Courting the never-elusive Jewish vote.
Ringo Rosseman, a Philadelphia bartender, likes the online cartoon character Strong Bad, feels that light beer is synonymous with communism and is, according to friends, quite cuddly.
At least that's what you glean from Roseman's page on Facebook, the online gathering place for the Great Schlep, a political movement designed to get young Jewish voters to talk to their grandparents about voting for Obama. At 28, Roseman falls into the Schlep's target demo, which is why it was a clever gambit on the movement's part to utilize Sarah Silverman.
In a promotional video, Silverman tries to persuade, cajole and offend kids into talking to their relatives: "Explain to them that we're all the same inside. You know, you could compare an elderly Jewish woman like Nana to a young black man. They may seem totally different, but on paper, they're the same. I mean, think about it. Track suits. Let's start there. They both love track suits. They can't get enough of them. What else? Car of choice: the Cadillac. They're both crazy about their grandkids. What else? They like things and bling and money and jewelry and stuff. They both say 'yo' all the time, or Jews go right to left--'oy.'"
For Roseman, Silverman proved hilariously persuasive. "I've been a huge fan of Sarah Silverman's since 1995," he says. "Her video made me realize how important it is to impress upon my grandmother certain facts about the election and the direction of our country. She's a pretty smart lady, so I think it's working pretty well."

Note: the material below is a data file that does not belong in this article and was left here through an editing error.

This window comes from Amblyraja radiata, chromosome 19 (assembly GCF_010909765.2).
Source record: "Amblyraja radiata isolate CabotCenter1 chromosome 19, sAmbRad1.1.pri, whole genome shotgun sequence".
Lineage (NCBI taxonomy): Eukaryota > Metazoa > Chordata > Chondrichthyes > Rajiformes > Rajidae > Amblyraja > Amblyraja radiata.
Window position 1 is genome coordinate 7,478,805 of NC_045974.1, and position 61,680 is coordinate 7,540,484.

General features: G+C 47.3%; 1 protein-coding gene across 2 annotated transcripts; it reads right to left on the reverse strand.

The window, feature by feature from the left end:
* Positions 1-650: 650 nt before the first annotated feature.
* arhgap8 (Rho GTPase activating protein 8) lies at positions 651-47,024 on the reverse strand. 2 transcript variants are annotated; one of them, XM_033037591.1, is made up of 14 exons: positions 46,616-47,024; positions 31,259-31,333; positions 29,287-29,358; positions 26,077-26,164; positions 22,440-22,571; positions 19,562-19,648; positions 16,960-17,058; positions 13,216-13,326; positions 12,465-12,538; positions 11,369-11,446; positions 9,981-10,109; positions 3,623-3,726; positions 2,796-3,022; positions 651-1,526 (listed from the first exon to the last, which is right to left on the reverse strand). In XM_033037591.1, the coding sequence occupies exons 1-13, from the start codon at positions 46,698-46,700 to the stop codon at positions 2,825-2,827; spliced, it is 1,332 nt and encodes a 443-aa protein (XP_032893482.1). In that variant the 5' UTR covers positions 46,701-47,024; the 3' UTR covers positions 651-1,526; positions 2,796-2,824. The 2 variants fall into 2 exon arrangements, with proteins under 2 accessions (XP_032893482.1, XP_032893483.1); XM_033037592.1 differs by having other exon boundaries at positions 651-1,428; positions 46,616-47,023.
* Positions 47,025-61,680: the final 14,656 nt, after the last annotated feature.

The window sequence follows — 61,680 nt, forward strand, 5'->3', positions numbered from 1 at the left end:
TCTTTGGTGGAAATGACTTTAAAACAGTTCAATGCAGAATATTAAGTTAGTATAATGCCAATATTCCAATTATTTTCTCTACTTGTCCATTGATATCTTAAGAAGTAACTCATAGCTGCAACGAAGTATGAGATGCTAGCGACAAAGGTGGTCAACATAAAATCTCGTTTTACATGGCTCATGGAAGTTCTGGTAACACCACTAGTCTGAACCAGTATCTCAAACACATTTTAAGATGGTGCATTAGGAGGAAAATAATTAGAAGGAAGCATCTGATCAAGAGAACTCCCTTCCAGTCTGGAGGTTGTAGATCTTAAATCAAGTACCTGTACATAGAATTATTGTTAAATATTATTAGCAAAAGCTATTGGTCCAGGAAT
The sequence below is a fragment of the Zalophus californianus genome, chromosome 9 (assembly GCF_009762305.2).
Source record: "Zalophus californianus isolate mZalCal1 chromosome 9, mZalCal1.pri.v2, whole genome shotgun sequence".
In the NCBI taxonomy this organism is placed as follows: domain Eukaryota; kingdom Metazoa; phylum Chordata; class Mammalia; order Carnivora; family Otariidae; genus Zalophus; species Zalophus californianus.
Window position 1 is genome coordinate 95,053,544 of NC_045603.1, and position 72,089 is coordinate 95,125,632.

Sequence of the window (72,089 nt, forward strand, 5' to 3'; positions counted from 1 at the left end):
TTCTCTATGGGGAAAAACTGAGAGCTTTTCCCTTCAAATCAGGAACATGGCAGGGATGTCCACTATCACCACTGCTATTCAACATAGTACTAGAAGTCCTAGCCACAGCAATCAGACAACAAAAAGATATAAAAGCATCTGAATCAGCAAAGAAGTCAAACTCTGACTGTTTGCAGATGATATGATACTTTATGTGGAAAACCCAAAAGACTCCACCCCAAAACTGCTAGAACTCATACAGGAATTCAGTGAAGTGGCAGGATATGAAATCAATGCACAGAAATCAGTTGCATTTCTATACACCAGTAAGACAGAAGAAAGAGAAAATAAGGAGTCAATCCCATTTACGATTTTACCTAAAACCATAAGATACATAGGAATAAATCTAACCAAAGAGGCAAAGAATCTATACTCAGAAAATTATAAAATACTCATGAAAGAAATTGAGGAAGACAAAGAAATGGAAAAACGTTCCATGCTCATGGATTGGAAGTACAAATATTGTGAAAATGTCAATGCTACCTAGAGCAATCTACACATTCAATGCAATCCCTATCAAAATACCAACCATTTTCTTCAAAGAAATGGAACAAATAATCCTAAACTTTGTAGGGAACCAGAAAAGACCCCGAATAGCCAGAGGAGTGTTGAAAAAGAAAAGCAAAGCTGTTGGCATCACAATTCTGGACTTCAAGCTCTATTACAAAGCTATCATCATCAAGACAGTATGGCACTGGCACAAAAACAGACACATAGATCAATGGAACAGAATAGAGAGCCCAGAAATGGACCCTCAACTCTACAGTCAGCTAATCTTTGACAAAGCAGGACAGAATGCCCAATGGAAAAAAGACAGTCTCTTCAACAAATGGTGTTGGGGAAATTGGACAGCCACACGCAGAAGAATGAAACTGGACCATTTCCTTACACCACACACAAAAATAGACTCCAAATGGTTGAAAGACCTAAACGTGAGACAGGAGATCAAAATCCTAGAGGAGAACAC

After their Schlep-inspired conversation, Roseman's grandmother, who lives in Winston-Salem, N.C., went to the library and checked out an audiobook about Obama. Their phone dialogue is going so well, Roseman says, he doesn't think he'll need to schlep to North Carolina. "But I will admit I used some reverse Jewish grandmother guilt on her, in reference to visiting, to help get her interested."
"The best way to persuade someone and to have real honest conversation is via a loved one," says Ari Wallach, 33, co-executive director of the Schlep's sponsoring organization--the federal PAC Jewish Council for Education & Research. "And there's no one grandparents love more than their grandkids."
The Schlep website and its Facebook group are intended, Wallach says, to encourage intergenerational dialogue. The Schlep team gives kids and relatives the tools--talking points, FAQs--and what Wallach calls a "passport" to have the conversations. "We open up a little portal to have a kitschy conversation and then move into serious issues."
And getting serious is important, says Wallach, given the smear emails that have been sent to elderly Jewish residents in retirement communities, like the one that said Obama took his Senate oath on the Koran.
Being Black: It's not the skin color